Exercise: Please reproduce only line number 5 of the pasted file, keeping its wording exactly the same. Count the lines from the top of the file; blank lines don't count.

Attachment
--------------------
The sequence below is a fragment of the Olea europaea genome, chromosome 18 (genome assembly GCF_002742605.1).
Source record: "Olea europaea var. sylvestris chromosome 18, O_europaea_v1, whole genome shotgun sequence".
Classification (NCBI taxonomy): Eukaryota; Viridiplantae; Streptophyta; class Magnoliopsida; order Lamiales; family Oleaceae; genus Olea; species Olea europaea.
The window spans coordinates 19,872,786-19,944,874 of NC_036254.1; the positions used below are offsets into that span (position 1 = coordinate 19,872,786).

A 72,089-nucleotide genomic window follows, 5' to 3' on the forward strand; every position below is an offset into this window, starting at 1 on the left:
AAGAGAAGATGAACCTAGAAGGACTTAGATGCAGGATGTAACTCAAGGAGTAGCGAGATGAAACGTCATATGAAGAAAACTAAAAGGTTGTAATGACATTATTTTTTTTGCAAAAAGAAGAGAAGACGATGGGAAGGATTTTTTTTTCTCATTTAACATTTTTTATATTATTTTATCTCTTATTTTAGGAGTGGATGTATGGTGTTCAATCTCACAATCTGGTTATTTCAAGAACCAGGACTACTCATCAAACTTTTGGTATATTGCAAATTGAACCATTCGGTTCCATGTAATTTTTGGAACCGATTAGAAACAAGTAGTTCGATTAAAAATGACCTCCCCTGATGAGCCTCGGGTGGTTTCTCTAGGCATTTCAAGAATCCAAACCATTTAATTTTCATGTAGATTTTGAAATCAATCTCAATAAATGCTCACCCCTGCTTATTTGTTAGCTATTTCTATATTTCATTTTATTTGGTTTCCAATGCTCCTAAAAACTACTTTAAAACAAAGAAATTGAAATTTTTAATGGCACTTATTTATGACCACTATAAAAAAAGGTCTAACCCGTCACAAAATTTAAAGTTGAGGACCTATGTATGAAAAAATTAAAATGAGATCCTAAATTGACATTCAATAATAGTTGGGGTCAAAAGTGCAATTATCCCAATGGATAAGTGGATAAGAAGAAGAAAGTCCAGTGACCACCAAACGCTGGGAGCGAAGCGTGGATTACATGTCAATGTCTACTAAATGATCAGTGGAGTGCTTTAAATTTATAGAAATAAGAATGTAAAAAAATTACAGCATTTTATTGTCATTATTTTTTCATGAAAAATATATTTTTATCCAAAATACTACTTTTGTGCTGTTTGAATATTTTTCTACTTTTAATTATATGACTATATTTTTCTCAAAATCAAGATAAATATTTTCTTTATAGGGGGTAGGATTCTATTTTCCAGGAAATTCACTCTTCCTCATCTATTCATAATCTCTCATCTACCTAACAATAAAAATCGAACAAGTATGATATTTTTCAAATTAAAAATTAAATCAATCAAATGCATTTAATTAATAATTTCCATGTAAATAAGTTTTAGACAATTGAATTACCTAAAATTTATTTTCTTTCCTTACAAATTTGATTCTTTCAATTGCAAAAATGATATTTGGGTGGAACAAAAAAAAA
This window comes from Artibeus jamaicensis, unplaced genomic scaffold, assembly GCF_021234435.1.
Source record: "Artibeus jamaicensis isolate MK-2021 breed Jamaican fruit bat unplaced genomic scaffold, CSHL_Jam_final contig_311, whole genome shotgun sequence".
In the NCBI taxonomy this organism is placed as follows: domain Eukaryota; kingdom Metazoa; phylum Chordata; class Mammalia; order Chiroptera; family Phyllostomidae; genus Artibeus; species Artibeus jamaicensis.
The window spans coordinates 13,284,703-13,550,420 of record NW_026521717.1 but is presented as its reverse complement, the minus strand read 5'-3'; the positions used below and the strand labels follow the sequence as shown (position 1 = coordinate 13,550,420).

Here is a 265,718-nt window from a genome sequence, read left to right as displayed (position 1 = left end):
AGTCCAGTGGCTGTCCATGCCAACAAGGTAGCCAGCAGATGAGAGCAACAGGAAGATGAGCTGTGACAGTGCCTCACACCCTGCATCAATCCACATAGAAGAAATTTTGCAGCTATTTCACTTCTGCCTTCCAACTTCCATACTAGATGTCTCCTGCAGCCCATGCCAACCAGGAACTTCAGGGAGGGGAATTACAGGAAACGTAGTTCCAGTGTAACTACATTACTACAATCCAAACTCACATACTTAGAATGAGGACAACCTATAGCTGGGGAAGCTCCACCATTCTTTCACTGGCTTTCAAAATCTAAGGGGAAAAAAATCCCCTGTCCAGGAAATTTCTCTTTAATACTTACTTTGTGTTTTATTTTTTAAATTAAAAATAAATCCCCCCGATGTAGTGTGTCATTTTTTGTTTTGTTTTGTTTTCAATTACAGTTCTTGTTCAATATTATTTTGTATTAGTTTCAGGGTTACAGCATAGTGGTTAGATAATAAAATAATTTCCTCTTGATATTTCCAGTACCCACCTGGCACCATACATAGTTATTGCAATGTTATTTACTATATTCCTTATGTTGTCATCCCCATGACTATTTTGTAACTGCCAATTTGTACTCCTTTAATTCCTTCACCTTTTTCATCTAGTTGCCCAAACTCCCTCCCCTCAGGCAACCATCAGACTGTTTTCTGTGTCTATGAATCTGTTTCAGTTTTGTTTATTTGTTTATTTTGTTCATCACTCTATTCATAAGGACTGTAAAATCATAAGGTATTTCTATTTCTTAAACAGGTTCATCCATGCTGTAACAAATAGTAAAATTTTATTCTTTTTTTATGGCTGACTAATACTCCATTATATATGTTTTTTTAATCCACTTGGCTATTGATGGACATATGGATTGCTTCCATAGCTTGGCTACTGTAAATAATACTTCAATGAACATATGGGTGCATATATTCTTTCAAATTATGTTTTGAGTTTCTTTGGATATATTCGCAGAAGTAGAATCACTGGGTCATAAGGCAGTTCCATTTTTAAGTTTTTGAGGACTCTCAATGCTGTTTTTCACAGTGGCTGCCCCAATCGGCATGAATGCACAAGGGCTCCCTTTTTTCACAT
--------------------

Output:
A 72,089-nucleotide genomic window follows, 5' to 3' on the forward strand; every position below is an offset into this window, starting at 1 on the left: